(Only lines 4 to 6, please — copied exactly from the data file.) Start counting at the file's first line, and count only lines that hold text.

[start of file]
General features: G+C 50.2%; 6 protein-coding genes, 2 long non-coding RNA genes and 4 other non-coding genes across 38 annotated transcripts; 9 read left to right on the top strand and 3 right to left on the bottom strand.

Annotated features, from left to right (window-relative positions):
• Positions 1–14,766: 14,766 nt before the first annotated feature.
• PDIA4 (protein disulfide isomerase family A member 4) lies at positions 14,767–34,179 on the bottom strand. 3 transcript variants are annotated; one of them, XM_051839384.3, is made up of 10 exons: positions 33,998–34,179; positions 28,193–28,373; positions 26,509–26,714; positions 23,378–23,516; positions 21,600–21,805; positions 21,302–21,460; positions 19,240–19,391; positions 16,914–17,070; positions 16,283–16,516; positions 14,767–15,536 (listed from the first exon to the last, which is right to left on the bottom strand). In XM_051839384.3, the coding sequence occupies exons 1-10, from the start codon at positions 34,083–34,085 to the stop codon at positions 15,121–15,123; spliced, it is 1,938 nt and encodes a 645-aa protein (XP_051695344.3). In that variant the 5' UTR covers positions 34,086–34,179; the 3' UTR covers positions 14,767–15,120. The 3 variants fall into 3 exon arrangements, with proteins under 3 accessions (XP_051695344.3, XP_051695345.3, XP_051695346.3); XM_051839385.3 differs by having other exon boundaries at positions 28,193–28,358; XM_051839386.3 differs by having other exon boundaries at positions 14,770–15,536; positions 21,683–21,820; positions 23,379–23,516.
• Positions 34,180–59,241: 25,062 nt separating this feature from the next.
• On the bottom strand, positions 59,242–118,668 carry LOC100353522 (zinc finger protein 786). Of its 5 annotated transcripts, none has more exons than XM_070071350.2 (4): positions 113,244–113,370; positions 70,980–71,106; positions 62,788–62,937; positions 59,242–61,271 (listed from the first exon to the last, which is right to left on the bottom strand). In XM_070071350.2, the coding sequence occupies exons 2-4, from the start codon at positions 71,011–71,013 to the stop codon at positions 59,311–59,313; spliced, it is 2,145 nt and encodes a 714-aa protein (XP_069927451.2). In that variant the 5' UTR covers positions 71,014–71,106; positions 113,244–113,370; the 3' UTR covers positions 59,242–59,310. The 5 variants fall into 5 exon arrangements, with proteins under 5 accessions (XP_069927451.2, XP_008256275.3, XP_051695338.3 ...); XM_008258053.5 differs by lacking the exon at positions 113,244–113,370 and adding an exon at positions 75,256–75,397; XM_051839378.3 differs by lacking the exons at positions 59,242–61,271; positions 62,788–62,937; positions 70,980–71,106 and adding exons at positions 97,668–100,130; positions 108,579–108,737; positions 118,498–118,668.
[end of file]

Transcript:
• PDIA4 (protein disulfide isomerase family A member 4) lies at positions 14,767–34,179 on the bottom strand. 3 transcript variants are annotated; one of them, XM_051839384.3, is made up of 10 exons: positions 33,998–34,179; positions 28,193–28,373; positions 26,509–26,714; positions 23,378–23,516; positions 21,600–21,805; positions 21,302–21,460; positions 19,240–19,391; positions 16,914–17,070; positions 16,283–16,516; positions 14,767–15,536 (listed from the first exon to the last, which is right to left on the bottom strand). In XM_051839384.3, the coding sequence occupies exons 1-10, from the start codon at positions 34,083–34,085 to the stop codon at positions 15,121–15,123; spliced, it is 1,938 nt and encodes a 645-aa protein (XP_051695344.3). In that variant the 5' UTR covers positions 34,086–34,179; the 3' UTR covers positions 14,767–15,120. The 3 variants fall into 3 exon arrangements, with proteins under 3 accessions (XP_051695344.3, XP_051695345.3, XP_051695346.3); XM_051839385.3 differs by having other exon boundaries at positions 28,193–28,358; XM_051839386.3 differs by having other exon boundaries at positions 14,770–15,536; positions 21,683–21,820; positions 23,379–23,516.
• Positions 34,180–59,241: 25,062 nt separating this feature from the next.
• On the bottom strand, positions 59,242–118,668 carry LOC100353522 (zinc finger protein 786). Of its 5 annotated transcripts, none has more exons than XM_070071350.2 (4): positions 113,244–113,370; positions 70,980–71,106; positions 62,788–62,937; positions 59,242–61,271 (listed from the first exon to the last, which is right to left on the bottom strand). In XM_070071350.2, the coding sequence occupies exons 2-4, from the start codon at positions 71,011–71,013 to the stop codon at positions 59,311–59,313; spliced, it is 2,145 nt and encodes a 714-aa protein (XP_069927451.2). In that variant the 5' UTR covers positions 71,014–71,106; positions 113,244–113,370; the 3' UTR covers positions 59,242–59,310. The 5 variants fall into 5 exon arrangements, with proteins under 5 accessions (XP_069927451.2, XP_008256275.3, XP_051695338.3 ...); XM_008258053.5 differs by lacking the exon at positions 113,244–113,370 and adding an exon at positions 75,256–75,397; XM_051839378.3 differs by lacking the exons at positions 59,242–61,271; positions 62,788–62,937; positions 70,980–71,106 and adding exons at positions 97,668–100,130; positions 108,579–108,737; positions 118,498–118,668.